CORNELL: 'OUR BUSINESS IS A BETTER WORLD'
So Cornell Dyson is really hard to get into. Newsflash: It's worth the trouble. The school is fifth in P&Q's ranking for career outcomes, with about 97% of its latest graduating class finding employment, and adjusted annual pay — including signing bonuses — of $84,592. The only four B-schools that do better comp-wise: Wharton, Georgetown McDonough, Carnegie Mellon Tepper, and NYU Stern.
"As one of only two Ivy League universities with an undergraduate business program, Dyson offers applicants a winning ‘trifecta’ — a highly marketable academic major, access to a vast alumni network and access to top employers worldwide," Dyson Dean Jinhua Zhao tells P&Q. He cites other advantages:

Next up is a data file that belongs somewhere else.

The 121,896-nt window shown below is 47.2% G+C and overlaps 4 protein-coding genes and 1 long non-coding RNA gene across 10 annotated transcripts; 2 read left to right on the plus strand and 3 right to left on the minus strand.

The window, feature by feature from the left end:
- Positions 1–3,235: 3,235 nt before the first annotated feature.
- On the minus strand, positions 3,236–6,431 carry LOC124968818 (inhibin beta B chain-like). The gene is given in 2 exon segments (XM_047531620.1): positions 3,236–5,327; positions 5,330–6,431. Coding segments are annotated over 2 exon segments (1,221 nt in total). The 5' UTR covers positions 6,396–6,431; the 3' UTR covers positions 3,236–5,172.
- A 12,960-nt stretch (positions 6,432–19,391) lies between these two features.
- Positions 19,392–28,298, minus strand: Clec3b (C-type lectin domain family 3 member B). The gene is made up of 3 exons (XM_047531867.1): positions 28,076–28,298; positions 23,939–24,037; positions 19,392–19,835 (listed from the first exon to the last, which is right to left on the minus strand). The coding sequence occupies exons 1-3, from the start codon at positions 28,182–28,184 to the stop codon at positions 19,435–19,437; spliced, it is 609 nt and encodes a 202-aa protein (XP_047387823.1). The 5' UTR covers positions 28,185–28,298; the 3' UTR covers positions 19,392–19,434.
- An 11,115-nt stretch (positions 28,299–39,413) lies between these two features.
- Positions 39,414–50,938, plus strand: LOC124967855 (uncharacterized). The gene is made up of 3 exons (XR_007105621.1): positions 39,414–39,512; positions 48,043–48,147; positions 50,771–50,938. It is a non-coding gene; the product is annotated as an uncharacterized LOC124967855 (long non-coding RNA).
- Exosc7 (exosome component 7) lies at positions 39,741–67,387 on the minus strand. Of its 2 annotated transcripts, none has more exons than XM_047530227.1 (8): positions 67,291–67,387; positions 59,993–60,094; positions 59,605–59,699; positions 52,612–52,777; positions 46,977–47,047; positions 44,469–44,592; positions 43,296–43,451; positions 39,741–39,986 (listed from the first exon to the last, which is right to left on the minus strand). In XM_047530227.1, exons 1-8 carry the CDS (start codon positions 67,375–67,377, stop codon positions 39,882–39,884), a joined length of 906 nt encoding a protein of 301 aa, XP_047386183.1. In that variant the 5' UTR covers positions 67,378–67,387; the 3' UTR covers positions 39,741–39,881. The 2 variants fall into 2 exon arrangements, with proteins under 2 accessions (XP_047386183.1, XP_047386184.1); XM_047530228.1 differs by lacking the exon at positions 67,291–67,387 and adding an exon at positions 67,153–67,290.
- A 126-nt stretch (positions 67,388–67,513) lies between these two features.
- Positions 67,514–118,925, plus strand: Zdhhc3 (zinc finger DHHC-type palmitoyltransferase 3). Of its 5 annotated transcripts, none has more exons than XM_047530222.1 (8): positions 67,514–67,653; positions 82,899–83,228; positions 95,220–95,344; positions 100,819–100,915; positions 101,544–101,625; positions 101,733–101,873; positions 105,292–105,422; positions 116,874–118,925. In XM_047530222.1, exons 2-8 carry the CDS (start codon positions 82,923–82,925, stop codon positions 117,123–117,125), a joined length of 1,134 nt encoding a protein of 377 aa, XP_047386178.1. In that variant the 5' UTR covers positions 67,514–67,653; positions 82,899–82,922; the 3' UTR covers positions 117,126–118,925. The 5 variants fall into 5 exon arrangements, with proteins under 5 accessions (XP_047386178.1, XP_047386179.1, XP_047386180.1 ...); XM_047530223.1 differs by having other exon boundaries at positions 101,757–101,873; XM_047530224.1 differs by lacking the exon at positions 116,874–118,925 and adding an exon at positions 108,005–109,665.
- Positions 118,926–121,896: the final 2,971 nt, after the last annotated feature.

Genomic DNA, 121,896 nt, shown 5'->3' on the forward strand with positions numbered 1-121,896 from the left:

- Hands-on preparation for careers; 93% to 97% of Dyson students completed paid internships last year;
- Students receive faculty advisement with 13:1 ratio, as part of a relationship-based learning model; and
- "A dedicated business school career development staff and engaged alumni network."
But more than money, Zhao says, a Cornell Dyson education is about making the world a better place — or as the school motto declares, "Our business is a better world."
"Dyson graduates have strong business skills, a deep understanding of how business decisions impact society, and understand how to use their business skills for the greater good," he says.
See the next pages for the acceptance rates from 2019 to 2021 at more than 90 U.S. business schools in Poets&Quants' annual ranking.